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anemone

[uh-nem-uh-nee] /əˈnɛm əˌni/
noun
1.
any of various plants belonging to the genus Anemone, of the buttercup family, having petallike sepals and including several wild species with white flowers as well as others cultivated for their showy flowers in a variety of colors.
Origin
1545-1555
1545-55; < Latin < Greek: literally, daughter of the wind, equivalent to ánem(os) wind + -ōnē feminine patronymic suffix; see -one
Dictionary.com Unabridged
Based on the Random House Dictionary, © Random House, Inc. 2014.
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Examples from the web for anemone
  • Once he outgrows his protective snail shell he finds a bigger one and transfer his anemone garden to the new shell.
  • Never troubled by rough sea or shark shadow or ticklish anemone.
  • The anemone benefits from having the fish around, too.
  • The useful fish nibbles away parasites that bug the anemone.
British Dictionary definitions for anemone

anemone

/əˈnɛmənɪ/
noun
1.
any ranunculaceous woodland plant of the genus Anemone of N temperate regions, such as the white-flowered A. nemorosa (wood anemone or windflower). Some cultivated anemones have lilac, pale blue, pink, purple, or red flowers See also pasqueflower Compare sea anemone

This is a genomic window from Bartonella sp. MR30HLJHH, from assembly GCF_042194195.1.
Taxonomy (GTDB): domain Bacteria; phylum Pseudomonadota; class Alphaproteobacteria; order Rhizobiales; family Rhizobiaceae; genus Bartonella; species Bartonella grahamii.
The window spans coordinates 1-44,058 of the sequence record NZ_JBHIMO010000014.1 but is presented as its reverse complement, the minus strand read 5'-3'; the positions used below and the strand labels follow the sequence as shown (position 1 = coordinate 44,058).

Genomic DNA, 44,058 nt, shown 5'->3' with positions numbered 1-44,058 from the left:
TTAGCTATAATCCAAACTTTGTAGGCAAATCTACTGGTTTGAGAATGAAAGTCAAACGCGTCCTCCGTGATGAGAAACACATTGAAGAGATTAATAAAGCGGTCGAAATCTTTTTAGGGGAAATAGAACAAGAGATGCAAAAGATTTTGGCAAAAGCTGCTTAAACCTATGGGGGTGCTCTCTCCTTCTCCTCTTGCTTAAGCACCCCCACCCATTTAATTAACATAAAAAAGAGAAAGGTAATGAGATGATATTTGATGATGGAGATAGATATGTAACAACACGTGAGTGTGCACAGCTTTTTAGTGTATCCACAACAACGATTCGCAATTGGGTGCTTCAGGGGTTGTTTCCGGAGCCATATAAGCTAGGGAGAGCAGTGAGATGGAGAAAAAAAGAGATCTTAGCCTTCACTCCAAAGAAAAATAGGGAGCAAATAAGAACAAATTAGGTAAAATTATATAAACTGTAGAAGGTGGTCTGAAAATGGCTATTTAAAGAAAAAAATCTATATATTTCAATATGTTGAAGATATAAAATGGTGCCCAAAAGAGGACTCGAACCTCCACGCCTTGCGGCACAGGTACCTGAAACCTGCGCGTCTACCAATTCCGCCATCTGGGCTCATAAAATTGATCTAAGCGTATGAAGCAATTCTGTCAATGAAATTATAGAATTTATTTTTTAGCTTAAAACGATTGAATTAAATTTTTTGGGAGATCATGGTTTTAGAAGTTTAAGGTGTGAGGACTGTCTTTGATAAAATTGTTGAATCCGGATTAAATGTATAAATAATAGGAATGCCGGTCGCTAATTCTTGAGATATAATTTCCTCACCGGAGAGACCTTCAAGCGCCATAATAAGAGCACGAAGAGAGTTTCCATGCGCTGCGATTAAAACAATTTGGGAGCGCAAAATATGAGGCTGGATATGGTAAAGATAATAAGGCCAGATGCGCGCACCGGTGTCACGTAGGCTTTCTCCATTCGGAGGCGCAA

Word Origin
C16: via Latin from Greek: windflower, from anemos wind
Collins English Dictionary - Complete & Unabridged 2012 Digital Edition
© William Collins Sons & Co. Ltd. 1979, 1986 © HarperCollins
Publishers 1998, 2000, 2003, 2005, 2006, 2007, 2009, 2012
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Word Origin and History for anemone
n.

flowering plant genus, 1550s, from Middle French anemone (16c.) and directly from Latin anemone, from Greek anemone "wind flower," literally "daughter of the wind," from anemos "wind" (cognate with Latin anima; see animus) + -one feminine patronymic suffix. According to Asa Gray, so called because it was thought to open only when the wind blows. Klein suggests the flower name perhaps originally is from Hebrew (cf. na'aman, in nit'e na'amanim, literally "plants of pleasantness," in Is. xvii:10, from na'em "was pleasant"). Applied to a type of sea creature (sea anemone) from 1773.

Online Etymology Dictionary, © 2010 Douglas Harper
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anemone in Science
anemone
  (ə-něm'ə-nē)   
See sea anemone.
The American Heritage® Science Dictionary
Copyright © 2002. Published by Houghton Mifflin. All rights reserved.
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